11 Ways You're Ruining Your Biscuits
There's no better way to start your morning than with a hot, fluffy, straight-from-the-oven biscuit. Learn how to sidestep common biscuit-making mistakes with our Test Kitchen-approved tips.
Cutting the Butter into Chunks
Many recipes call for cold butter cut into small pieces. After testing hundreds of biscuits, the cooks in the Southern Living Test Kitchen found that grating a frozen stick of butter with the large holes of a box grater made the best dough and was much faster too. The ice-cold shreds of butter incorporate into the flour more evenly, improving the dough's flavor and texture.
Choosing the Wrong Flour
Whole grains are having a moment right now, but for a classic Southern-style biscuit, we prefer White Lily self-rising flour. It's made with softer winter wheat, which has less protein. Less protein means more tender biscuits. (If you can't find White Lily, use all-purpose bleached flour.)
Forgetting To Chill the Butter and Flour
Once you've combined your butter and flour, put the bowl back in the refrigerator for at least 10 minutes to make sure the butter stays cold. You want to make sure the butter doesn't soften before the biscuits go in the oven.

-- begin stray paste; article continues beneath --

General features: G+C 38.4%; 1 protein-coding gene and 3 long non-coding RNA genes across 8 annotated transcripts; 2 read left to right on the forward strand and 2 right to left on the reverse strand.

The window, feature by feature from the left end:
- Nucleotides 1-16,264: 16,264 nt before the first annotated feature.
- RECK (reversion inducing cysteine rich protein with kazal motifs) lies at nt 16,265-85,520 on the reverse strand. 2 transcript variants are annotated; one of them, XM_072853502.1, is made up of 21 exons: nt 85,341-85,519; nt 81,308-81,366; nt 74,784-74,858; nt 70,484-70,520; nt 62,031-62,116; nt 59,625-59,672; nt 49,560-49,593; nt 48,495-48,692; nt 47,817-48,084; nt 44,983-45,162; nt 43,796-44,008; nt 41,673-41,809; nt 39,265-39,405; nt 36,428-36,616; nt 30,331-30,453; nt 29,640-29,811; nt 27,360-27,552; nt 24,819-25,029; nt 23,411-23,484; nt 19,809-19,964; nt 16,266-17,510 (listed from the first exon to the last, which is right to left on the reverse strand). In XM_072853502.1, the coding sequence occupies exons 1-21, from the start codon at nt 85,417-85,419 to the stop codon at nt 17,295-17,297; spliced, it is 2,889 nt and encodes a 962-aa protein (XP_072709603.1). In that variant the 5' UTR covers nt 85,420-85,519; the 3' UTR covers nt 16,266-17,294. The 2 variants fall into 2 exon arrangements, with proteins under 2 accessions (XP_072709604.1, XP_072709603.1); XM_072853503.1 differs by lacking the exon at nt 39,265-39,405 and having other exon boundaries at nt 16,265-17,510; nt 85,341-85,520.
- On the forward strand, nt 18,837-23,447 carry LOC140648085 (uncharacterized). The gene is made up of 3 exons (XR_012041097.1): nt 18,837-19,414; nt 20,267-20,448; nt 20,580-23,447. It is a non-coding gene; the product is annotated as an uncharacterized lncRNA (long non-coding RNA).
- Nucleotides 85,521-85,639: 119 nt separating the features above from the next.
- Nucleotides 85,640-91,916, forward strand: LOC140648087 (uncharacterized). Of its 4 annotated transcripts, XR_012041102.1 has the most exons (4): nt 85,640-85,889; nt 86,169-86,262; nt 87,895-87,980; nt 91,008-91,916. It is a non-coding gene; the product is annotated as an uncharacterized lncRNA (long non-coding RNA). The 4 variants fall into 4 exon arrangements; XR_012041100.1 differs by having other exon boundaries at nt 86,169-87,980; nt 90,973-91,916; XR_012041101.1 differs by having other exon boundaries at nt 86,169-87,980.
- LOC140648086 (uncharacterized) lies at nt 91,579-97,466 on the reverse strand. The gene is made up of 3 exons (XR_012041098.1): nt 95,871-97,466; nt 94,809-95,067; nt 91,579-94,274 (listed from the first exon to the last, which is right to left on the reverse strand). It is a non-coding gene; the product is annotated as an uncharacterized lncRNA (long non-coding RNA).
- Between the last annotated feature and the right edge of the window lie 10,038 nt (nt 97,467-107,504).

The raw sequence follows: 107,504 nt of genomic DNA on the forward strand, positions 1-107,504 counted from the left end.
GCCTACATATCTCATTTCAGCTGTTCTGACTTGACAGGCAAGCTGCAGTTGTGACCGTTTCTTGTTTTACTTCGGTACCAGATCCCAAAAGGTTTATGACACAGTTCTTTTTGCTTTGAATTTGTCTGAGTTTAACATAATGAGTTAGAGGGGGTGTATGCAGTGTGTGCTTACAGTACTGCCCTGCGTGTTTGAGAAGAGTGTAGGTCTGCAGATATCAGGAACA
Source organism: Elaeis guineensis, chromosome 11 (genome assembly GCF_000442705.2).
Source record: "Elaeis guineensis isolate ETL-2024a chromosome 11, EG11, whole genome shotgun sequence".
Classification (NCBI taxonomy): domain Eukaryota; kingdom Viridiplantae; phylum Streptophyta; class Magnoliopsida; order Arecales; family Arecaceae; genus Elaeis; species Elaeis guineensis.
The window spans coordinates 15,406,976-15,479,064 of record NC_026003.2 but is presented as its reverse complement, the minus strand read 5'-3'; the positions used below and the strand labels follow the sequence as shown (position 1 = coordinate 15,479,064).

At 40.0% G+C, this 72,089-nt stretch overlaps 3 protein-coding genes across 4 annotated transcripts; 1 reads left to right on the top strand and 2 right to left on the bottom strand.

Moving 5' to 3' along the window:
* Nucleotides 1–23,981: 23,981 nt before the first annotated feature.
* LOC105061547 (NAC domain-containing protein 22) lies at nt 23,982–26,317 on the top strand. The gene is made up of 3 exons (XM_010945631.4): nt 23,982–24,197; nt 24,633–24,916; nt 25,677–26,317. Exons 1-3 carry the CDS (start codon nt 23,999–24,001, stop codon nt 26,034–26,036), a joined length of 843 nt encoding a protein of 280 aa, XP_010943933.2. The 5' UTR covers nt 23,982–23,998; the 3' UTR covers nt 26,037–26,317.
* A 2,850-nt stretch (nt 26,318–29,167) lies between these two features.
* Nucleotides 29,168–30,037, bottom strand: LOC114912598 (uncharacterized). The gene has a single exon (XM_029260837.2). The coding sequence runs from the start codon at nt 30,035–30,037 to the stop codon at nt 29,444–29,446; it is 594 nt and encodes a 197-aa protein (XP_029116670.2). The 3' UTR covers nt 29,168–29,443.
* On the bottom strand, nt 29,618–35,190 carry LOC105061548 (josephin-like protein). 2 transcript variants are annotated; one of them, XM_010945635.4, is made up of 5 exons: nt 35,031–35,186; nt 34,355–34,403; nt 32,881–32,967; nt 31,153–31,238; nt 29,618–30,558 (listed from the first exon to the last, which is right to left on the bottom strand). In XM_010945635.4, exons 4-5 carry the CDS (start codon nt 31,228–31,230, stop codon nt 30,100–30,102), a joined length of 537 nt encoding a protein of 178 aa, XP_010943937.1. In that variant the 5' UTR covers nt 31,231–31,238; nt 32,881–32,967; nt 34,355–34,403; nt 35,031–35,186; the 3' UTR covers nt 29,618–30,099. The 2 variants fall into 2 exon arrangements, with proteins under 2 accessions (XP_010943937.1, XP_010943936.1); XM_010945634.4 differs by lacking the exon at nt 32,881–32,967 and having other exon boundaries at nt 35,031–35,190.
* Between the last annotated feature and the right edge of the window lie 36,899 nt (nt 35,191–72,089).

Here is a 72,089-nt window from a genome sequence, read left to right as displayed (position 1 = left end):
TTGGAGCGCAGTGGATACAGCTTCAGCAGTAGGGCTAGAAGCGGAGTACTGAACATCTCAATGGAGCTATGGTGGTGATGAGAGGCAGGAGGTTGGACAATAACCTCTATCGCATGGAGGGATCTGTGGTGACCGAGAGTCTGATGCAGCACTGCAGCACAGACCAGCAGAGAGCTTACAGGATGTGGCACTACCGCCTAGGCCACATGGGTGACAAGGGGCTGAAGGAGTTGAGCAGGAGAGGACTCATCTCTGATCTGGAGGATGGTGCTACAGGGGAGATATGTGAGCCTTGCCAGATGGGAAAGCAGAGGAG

Skipping the Buttermilk
Buttermilk gives biscuits their signature tang and keeps the dough tender. Make sure it's very cold when you add it to the dough.
Overworking (or Underworking) the Dough
If you stir the dough too much, the biscuits will be hard and tough. If you don't stir enough, they will have a floury, uneven texture. Our Test Kitchen cracked the code: Stir the dough 15 times for the perfect texture.
Using Your Hands To Shape the Dough
Use a rolling pin to roll out the dough; the heat of your hands can actually soften the butter.
Rolling the Dough Out Once
For layers and layers of buttery goodness, you can't roll out your dough one time. For flaky layers, fold and roll the dough five times before cutting.
Twisting the Biscuit Cutter
When you're ready to cut your biscuits, punch straight down with your biscuit cutter. Twisting the cutter "seals" the edges, which keeps your biscuits from rising high.
Baking On an Unlined Pan
Place your cut biscuits on a parchment-lined baking pan to avoid sticking.
Placing the Biscuits Far Apart
When you set the biscuits on the baking sheet, make sure the sides are touching. As they bake, they will cling to each other, rising bigger and taller.
Baking at a Low Temperature
A hot oven helps biscuits bake—and rise—quickly. We recommend 475˚F for 15 minutes. Remove them from the oven as soon as they are lightly browned.
Digging in Too Soon
We know, we know—at this point, you're dying to enjoy those hot, flaky biscuits. But one final step will make them truly over-the-top. Simply brush the tops with melted butter and prepare for the best biscuit experience of your life.